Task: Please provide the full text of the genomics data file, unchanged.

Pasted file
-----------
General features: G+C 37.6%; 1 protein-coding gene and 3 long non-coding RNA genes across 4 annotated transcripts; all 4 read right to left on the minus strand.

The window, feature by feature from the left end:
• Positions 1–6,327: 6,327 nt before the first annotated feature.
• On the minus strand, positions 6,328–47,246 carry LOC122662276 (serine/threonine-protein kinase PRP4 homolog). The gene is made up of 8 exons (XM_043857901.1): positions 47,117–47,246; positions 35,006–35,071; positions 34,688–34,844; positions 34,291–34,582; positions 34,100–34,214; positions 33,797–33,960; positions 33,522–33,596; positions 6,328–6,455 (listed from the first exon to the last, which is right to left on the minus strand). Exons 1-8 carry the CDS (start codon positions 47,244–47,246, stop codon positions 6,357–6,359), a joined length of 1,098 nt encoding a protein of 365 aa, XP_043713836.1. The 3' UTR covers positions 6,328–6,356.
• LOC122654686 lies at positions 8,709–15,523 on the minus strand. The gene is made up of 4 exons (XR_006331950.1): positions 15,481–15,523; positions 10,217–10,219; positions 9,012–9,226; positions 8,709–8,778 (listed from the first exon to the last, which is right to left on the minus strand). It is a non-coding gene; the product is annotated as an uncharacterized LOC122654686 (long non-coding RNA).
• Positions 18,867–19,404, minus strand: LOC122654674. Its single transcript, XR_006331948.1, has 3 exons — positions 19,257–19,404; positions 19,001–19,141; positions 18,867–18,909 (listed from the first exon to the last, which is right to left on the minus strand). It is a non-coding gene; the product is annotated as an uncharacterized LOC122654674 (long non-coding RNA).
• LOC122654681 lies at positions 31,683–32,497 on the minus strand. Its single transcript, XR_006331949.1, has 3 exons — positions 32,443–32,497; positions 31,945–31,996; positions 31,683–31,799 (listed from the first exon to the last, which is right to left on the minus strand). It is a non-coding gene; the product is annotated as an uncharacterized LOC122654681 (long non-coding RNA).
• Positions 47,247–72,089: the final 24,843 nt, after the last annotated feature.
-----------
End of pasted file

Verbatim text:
General features: G+C 37.6%; 1 protein-coding gene and 3 long non-coding RNA genes across 4 annotated transcripts; all 4 read right to left on the minus strand.

The window, feature by feature from the left end:
• Positions 1–6,327: 6,327 nt before the first annotated feature.
• On the minus strand, positions 6,328–47,246 carry LOC122662276 (serine/threonine-protein kinase PRP4 homolog). The gene is made up of 8 exons (XM_043857901.1): positions 47,117–47,246; positions 35,006–35,071; positions 34,688–34,844; positions 34,291–34,582; positions 34,100–34,214; positions 33,797–33,960; positions 33,522–33,596; positions 6,328–6,455 (listed from the first exon to the last, which is right to left on the minus strand). Exons 1-8 carry the CDS (start codon positions 47,244–47,246, stop codon positions 6,357–6,359), a joined length of 1,098 nt encoding a protein of 365 aa, XP_043713836.1. The 3' UTR covers positions 6,328–6,356.
• LOC122654686 lies at positions 8,709–15,523 on the minus strand. The gene is made up of 4 exons (XR_006331950.1): positions 15,481–15,523; positions 10,217–10,219; positions 9,012–9,226; positions 8,709–8,778 (listed from the first exon to the last, which is right to left on the minus strand). It is a non-coding gene; the product is annotated as an uncharacterized LOC122654686 (long non-coding RNA).
• Positions 18,867–19,404, minus strand: LOC122654674. Its single transcript, XR_006331948.1, has 3 exons — positions 19,257–19,404; positions 19,001–19,141; positions 18,867–18,909 (listed from the first exon to the last, which is right to left on the minus strand). It is a non-coding gene; the product is annotated as an uncharacterized LOC122654674 (long non-coding RNA).
• LOC122654681 lies at positions 31,683–32,497 on the minus strand. Its single transcript, XR_006331949.1, has 3 exons — positions 32,443–32,497; positions 31,945–31,996; positions 31,683–31,799 (listed from the first exon to the last, which is right to left on the minus strand). It is a non-coding gene; the product is annotated as an uncharacterized LOC122654681 (long non-coding RNA).
• Positions 47,247–72,089: the final 24,843 nt, after the last annotated feature.